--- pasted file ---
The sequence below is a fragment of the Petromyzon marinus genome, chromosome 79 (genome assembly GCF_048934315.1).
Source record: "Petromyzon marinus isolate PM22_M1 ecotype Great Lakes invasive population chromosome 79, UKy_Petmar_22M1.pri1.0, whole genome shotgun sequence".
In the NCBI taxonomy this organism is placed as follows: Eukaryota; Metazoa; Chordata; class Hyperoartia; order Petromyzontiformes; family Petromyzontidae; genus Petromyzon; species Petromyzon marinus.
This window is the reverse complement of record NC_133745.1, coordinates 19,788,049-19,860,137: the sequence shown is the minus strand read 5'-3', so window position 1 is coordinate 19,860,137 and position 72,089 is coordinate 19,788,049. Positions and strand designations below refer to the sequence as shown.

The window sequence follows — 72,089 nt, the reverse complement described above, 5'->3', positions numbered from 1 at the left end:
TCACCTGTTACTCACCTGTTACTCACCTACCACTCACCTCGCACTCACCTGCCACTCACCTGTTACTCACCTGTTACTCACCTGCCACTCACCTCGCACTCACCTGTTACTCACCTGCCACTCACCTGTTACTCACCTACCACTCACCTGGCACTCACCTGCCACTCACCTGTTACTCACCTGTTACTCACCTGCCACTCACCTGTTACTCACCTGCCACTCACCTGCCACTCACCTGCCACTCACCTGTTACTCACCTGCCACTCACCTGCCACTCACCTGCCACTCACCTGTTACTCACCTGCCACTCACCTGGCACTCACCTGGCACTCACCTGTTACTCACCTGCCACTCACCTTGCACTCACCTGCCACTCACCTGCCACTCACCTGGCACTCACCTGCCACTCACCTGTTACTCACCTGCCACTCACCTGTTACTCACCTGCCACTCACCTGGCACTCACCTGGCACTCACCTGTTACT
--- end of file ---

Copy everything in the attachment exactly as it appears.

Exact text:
The sequence below is a fragment of the Petromyzon marinus genome, chromosome 79 (genome assembly GCF_048934315.1).
Source record: "Petromyzon marinus isolate PM22_M1 ecotype Great Lakes invasive population chromosome 79, UKy_Petmar_22M1.pri1.0, whole genome shotgun sequence".
In the NCBI taxonomy this organism is placed as follows: Eukaryota; Metazoa; Chordata; class Hyperoartia; order Petromyzontiformes; family Petromyzontidae; genus Petromyzon; species Petromyzon marinus.
This window is the reverse complement of record NC_133745.1, coordinates 19,788,049-19,860,137: the sequence shown is the minus strand read 5'-3', so window position 1 is coordinate 19,860,137 and position 72,089 is coordinate 19,788,049. Positions and strand designations below refer to the sequence as shown.

The window sequence follows — 72,089 nt, the reverse complement described above, 5'->3', positions numbered from 1 at the left end:
TCACCTGTTACTCACCTGTTACTCACCTACCACTCACCTCGCACTCACCTGCCACTCACCTGTTACTCACCTGTTACTCACCTGCCACTCACCTCGCACTCACCTGTTACTCACCTGCCACTCACCTGTTACTCACCTACCACTCACCTGGCACTCACCTGCCACTCACCTGTTACTCACCTGTTACTCACCTGCCACTCACCTGTTACTCACCTGCCACTCACCTGCCACTCACCTGCCACTCACCTGTTACTCACCTGCCACTCACCTGCCACTCACCTGCCACTCACCTGTTACTCACCTGCCACTCACCTGGCACTCACCTGGCACTCACCTGTTACTCACCTGCCACTCACCTTGCACTCACCTGCCACTCACCTGCCACTCACCTGGCACTCACCTGCCACTCACCTGTTACTCACCTGCCACTCACCTGTTACTCACCTGCCACTCACCTGGCACTCACCTGGCACTCACCTGTTACT